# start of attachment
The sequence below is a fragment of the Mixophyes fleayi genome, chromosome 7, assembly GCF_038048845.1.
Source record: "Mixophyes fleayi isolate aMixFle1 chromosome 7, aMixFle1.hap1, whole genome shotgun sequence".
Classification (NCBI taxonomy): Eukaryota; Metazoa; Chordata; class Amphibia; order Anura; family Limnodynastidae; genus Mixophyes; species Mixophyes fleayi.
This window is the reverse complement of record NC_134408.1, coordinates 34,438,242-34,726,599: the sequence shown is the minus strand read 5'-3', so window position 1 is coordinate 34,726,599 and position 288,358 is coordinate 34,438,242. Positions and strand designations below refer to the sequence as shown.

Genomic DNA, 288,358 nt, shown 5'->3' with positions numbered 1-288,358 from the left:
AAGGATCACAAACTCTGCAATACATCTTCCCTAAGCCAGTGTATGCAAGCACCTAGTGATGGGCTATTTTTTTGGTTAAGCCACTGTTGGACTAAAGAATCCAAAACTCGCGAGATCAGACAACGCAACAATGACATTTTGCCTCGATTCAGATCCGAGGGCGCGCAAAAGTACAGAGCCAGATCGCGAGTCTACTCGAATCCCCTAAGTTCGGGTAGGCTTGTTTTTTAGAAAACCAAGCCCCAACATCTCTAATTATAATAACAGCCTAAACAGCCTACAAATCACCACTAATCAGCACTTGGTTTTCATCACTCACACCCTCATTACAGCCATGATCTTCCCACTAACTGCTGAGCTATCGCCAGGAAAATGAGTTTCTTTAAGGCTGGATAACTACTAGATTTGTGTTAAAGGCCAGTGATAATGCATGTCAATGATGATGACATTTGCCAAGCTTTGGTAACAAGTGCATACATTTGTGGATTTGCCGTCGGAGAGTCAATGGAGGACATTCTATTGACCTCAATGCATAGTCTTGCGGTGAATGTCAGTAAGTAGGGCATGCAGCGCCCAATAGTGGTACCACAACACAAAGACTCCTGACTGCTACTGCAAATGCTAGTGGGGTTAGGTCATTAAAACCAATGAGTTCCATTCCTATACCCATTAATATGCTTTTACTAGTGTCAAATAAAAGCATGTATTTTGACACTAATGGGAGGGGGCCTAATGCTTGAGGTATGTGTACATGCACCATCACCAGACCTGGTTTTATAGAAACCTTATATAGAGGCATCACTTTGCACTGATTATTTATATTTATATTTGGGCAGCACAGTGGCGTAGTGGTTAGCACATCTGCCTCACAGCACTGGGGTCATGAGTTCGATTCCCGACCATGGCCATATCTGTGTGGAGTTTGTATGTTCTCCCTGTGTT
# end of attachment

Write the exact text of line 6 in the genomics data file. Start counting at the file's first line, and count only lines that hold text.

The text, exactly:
AAGGATCACAAACTCTGCAATACATCTTCCCTAAGCCAGTGTATGCAAGCACCTAGTGATGGGCTATTTTTTTGGTTAAGCCACTGTTGGACTAAAGAATCCAAAACTCGCGAGATCAGACAACGCAACAATGACATTTTGCCTCGATTCAGATCCGAGGGCGCGCAAAAGTACAGAGCCAGATCGCGAGTCTACTCGAATCCCCTAAGTTCGGGTAGGCTTGTTTTTTAGAAAACCAAGCCCCAACATCTCTAATTATAATAACAGCCTAAACAGCCTACAAATCACCACTAATCAGCACTTGGTTTTCATCACTCACACCCTCATTACAGCCATGATCTTCCCACTAACTGCTGAGCTATCGCCAGGAAAATGAGTTTCTTTAAGGCTGGATAACTACTAGATTTGTGTTAAAGGCCAGTGATAATGCATGTCAATGATGATGACATTTGCCAAGCTTTGGTAACAAGTGCATACATTTGTGGATTTGCCGTCGGAGAGTCAATGGAGGACATTCTATTGACCTCAATGCATAGTCTTGCGGTGAATGTCAGTAAGTAGGGCATGCAGCGCCCAATAGTGGTACCACAACACAAAGACTCCTGACTGCTACTGCAAATGCTAGTGGGGTTAGGTCATTAAAACCAATGAGTTCCATTCCTATACCCATTAATATGCTTTTACTAGTGTCAAATAAAAGCATGTATTTTGACACTAATGGGAGGGGGCCTAATGCTTGAGGTATGTGTACATGCACCATCACCAGACCTGGTTTTATAGAAACCTTATATAGAGGCATCACTTTGCACTGATTATTTATATTTATATTTGGGCAGCACAGTGGCGTAGTGGTTAGCACATCTGCCTCACAGCACTGGGGTCATGAGTTCGATTCCCGACCATGGCCATATCTGTGTGGAGTTTGTATGTTCTCCCTGTGTT